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Breathe well for dogs

Breathe well for dogs



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Breathe well for dogs

Surgical instruments

Breathe well for dogs

The mouth is very important in the treatment of your pet. You cannot give the right anaesthetic for an animal that does not have a clean breathing system. If you have had poor dentition for years, it is quite possible that your dog will not be able to breathe properly while under anaesthesia.

All the information below is designed to ensure that you do not put your pet at any unnecessary risk by not providing a clean breathing system.

Breathe well

The very first step you should take is to make sure your dog is well-fed, and well-hydrated prior to any anaesthetic.

Always wash your hands before coming into contact with your pet. Your hands can be very effective transmitters of disease between animals, particularly when the hands are not clean.

Keep your dog away from other pets and animals. This can only be done if your dog is being boarded at a boarding kennel.

If you have an incontinent dog, make sure your dog has an appropriate and consistent daily routine, with access to enough water for drinking and elimination.

If your dog needs a prescription medicine, it is very important to tell the veterinarian in advance about any medications you are planning to give your dog. This can have significant effects on the anaesthetic required.

The following are some common anaesthetic reactions:

Rapid heart rate - A very fast heart rate can be a sign of stress which will reduce the amount of anaesthetic the animal will need to be given. Your dog is very sensitive to the type and concentration of anaesthetic they are given.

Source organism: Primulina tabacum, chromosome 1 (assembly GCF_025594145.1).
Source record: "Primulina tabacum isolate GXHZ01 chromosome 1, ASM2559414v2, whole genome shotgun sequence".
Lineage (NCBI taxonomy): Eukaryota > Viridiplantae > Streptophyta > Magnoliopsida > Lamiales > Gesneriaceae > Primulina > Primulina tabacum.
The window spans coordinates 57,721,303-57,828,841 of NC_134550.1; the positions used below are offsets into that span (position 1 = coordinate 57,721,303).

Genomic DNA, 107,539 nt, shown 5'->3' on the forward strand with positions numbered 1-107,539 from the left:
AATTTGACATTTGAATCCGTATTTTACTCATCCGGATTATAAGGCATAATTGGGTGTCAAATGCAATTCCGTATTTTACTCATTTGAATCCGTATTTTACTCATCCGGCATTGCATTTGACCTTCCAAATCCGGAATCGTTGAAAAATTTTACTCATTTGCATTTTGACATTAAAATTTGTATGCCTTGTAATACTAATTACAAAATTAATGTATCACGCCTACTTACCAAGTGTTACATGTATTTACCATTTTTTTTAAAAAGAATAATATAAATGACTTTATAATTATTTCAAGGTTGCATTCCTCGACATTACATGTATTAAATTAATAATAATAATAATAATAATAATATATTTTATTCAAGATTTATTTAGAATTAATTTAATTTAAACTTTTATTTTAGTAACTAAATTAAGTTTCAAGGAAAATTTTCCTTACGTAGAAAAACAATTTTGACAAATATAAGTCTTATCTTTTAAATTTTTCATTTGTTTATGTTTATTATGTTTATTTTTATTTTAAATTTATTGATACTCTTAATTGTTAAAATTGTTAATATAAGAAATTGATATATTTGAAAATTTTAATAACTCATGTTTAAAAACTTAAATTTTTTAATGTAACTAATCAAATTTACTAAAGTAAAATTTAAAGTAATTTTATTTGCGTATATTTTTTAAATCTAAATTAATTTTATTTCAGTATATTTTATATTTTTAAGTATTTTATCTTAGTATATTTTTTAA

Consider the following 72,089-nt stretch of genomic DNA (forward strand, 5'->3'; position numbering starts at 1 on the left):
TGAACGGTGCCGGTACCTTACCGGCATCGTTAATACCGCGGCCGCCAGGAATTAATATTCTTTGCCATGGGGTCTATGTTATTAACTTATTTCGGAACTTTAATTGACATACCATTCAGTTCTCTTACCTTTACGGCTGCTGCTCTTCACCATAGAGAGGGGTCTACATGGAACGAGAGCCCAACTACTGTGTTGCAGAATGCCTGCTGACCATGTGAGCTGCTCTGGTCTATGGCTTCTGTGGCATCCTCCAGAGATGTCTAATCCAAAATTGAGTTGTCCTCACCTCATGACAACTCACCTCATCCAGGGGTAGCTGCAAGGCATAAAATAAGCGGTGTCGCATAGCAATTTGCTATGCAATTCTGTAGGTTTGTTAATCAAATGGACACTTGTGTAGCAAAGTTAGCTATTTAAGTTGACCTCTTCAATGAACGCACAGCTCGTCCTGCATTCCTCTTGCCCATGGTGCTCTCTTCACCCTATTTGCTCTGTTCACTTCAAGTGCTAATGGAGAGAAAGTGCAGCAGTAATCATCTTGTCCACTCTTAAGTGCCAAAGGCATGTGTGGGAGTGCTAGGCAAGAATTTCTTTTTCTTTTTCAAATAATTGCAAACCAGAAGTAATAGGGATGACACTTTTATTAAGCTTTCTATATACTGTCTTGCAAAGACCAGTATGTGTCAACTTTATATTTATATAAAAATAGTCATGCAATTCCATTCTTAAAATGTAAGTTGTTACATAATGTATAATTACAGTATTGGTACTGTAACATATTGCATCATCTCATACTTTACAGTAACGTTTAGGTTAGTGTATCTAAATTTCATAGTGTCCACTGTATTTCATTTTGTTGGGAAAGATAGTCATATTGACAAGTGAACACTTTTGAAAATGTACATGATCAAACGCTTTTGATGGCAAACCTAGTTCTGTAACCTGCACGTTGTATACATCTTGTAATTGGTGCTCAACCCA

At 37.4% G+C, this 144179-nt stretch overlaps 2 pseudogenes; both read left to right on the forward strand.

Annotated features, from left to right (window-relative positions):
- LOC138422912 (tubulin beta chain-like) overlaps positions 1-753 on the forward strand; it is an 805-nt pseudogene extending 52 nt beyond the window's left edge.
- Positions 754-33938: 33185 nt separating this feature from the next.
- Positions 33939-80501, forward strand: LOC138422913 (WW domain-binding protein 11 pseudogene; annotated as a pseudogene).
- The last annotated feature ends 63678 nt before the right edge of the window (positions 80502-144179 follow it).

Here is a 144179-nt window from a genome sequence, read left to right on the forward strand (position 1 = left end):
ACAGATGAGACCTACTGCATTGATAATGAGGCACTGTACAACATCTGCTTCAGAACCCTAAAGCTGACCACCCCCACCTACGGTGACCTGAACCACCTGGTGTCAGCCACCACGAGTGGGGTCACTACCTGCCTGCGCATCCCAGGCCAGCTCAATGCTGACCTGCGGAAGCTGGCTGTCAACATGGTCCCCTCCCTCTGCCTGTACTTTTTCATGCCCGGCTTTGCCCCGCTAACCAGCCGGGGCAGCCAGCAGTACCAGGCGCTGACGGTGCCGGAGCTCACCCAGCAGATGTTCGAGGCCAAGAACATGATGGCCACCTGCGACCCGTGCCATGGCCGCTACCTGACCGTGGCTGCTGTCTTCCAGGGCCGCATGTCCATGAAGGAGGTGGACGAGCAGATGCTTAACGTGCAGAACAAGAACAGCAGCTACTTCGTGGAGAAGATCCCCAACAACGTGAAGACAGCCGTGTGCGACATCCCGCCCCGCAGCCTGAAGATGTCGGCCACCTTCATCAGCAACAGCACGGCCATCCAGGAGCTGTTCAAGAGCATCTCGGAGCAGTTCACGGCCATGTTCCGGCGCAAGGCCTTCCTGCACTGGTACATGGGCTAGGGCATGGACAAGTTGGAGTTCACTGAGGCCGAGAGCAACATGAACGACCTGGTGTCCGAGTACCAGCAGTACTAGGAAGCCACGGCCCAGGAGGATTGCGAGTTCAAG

Respiratory rate too slow - If your dog breathes too slowly, it will struggle to inhale the anaesthetic and breath.

Struggling and crying - If your dog cries out while under anaesthetic, the anaesthetic has not been given quickly enough and the dog is likely to struggle, scream or cry and the surgery will have to be postponed until another anaesthetic can be given. If your dog cannot be anesthetised during surgery, you may need to anaesthetise your dog the day before the procedure.

Unresponsive - A dog that is unresponsive while under anaesthetic will need to be resuscitated to try and get the animal to breathe again. As the dog's heart and lungs have already been affected by the anaesthetic, it is unlikely to be revived. The only way to treat the problem is to euthanise the dog by injection.

Unable to stand - A dog who cannot stand during an operation may require further anaesthetic or analgesics. If you decide not to do any more surgery with that particular anaesthetic, you may need to look at other options.

If your dog is not under anaesthetic during surgery, there are still other risks:

Pain and suffering - If the dog suffers in any way during an operation, you may be held liable for any subsequent damage caused by that suffering. If the dog has to be anaesthetised for a procedure, you will need to decide whether to do any more surgery on that dog. It is essential that you check the anaesthetic and analgesic medications that you are giving to your dog regularly. You may also need to discuss any special requirements, such as a lack of a gag reflex.

Other risks - If your dog has an underlying illness, the surgery may not be safe or successful. It is important to make sure that the dog is not in a critical condition before undertaking any procedure. If you are not certain whether your dog has an underlying illness, you may decide to have a veterinary examination before doing any other surgery on that dog.

Your dog may have to wait for a suitable anaesthetic and analgesic before any other procedure.